• Definitions of terms and the roles of the key people playing a part in the program. For example, define what the entrant's role is and what the attendant's duties are.
    • How a confined space will be prepared for entry. This section will address the blinding of lines, the lock and tag of equipment and ventilation of the confined space.
    • The monitoring of the space for oxygen, combustibles and toxic atmospheres.
    • Personal protective equipment that will be required.
    • Rescue procedures that will detail what to do if a person needs to be removed from the space and how help will be alerted.
    • The permit and how it should be filled out.
    • How to close out the permit and return the equipment to service.

    Step 3: Training/implementation

    After you have the procedure in writing along with the development of a permit, it will be time to do the training.

    Different roles can be trained at different levels. Those preparing the confined space for entry, the entrants and the attendants will need the most detailed training. It is recommended that all personnel at a minimum have awareness training of the program.

    With the program in writing, the confined spaces identified and the personnel trained, the program can be implemented.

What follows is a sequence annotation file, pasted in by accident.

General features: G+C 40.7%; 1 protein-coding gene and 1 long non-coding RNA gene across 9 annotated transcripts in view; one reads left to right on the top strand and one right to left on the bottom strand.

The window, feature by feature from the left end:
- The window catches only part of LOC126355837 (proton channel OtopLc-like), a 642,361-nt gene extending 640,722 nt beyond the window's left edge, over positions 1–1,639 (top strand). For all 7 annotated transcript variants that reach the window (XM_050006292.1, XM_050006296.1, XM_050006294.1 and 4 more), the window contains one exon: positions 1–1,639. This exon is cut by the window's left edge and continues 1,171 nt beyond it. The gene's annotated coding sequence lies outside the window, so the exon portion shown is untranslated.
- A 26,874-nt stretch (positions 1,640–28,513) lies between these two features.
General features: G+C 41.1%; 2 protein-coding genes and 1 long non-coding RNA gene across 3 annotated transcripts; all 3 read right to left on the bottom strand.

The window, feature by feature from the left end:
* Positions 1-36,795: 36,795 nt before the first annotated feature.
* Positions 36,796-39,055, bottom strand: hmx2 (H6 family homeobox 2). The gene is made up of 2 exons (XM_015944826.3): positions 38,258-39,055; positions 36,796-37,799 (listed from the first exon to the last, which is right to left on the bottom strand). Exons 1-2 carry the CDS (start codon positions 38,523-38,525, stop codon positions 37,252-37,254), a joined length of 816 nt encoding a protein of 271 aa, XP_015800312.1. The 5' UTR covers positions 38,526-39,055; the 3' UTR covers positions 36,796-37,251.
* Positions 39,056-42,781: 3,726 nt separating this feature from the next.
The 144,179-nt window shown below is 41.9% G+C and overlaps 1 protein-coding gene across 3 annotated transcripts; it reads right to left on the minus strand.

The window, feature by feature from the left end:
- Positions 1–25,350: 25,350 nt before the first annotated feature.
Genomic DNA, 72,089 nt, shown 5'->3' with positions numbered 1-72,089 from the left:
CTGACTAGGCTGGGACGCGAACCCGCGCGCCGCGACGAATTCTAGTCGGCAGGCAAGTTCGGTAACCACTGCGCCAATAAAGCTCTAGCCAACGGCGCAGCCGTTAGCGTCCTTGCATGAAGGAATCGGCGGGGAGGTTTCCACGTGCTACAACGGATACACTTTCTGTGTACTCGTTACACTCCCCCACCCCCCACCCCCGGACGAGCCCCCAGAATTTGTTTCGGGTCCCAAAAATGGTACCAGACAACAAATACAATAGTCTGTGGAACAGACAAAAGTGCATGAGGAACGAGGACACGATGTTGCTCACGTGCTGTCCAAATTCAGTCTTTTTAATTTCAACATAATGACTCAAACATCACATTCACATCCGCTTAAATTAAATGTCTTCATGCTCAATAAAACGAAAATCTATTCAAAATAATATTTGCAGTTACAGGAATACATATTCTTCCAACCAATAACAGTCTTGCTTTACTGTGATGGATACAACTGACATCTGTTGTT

Step 4: Audits

    The confined space procedure should be audited on a regular basis. Auditing is as simple as going to a confined space that is being entered and identifying if the procedure is being followed. A simple check sheet developed from the procedure would be a handy tool for this activity.

    Confined spaces are hazards, but implementing a good program can reduce those hazards.

    SIDEBAR: Non-permit or permit required?

    A non-permit confined space is a confined space that does not contain or, with respect to atmospheric hazards, have the potential to contain any hazard capable of causing death or serious physical harm.

    A permit required confined space is a confined space that has one or more of the following characteristics:

    • Contains or has the potential to contain a hazardous atmosphere.
    • Contains a material that has the potential for engulfing an entrant.
    • Ready removal of a suddenly disabled employee is difficult due to the location and/or size of access openings.
    • Contains any other recognized serious safety or health hazard.